Monday Night Politics: Meet the Candidates forum features candidates for Dallas City Council Districts 6, 13 and 14

The Dallas Examiner

Monday Night Politics – Meet the Candidates, presented by The Dallas Examiner, hosted its fifth of six forums at the African American Museum on April 8. The political forum featured candidates running for Dallas City Council Districts 6, 13 and 14 in the May 4 general election.

Each candidate was given two minutes for opening statements, followed by an interactive Q&A session with questions from the audience.

District 6 went first. Candidates in attendance were Monica R. Alonzo and Tony Carrillo. Incumbent Omar Narvaez was not.

Due to circumstances, opening statements for Alonzo and Carrillo are not available, but information on each candidate – a summary of top priorities for both – are as follows.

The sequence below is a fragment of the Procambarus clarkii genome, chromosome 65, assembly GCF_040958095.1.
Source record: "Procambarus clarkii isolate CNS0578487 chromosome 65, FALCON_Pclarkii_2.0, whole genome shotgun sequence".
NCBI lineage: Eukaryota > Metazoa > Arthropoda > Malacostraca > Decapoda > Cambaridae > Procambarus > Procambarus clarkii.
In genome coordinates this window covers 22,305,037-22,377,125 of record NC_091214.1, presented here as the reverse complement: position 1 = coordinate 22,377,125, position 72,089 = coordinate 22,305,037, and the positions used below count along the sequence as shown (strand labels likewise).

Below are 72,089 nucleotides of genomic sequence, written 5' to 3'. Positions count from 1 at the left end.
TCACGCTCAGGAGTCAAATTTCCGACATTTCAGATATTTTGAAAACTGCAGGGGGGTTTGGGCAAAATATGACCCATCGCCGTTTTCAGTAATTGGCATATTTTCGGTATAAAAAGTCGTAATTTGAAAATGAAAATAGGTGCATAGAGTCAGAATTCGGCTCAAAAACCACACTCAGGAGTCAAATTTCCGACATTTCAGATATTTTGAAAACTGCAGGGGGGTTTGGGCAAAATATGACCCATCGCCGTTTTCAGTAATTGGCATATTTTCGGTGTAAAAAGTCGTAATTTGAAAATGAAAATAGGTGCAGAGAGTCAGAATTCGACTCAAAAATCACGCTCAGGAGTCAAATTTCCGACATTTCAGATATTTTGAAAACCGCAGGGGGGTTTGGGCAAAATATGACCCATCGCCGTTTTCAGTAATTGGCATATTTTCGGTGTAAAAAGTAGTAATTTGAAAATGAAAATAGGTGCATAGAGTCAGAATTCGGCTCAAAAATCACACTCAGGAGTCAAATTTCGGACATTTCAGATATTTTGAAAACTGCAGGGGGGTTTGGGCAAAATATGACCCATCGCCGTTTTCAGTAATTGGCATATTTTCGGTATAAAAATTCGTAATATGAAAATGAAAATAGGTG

Alonzo: Keep the community and families safe. Bring down crime rates, violent crime especially, in District 6. Cut wasteful spending in the city of Dallas. Expand upon educative programs, such as pre-K and all day pre-K. Provide affordable housing solutions for the citizens of District 6, while continuing to facilitate economic development and growth.

Carrillo: Address the shortage of law enforcement personnel in Dallas. Utilize city facilities, like recreation centers, to host and promote events for District 6 teens in need. Demand accountability in the DISD budget. Make it a priority to help homeowners with housing repairs. Support organizations such as Soldiers for Christ, Big Brothers and Barrio Outcry that help address drug and alcohol abuse issues in the Dallas community.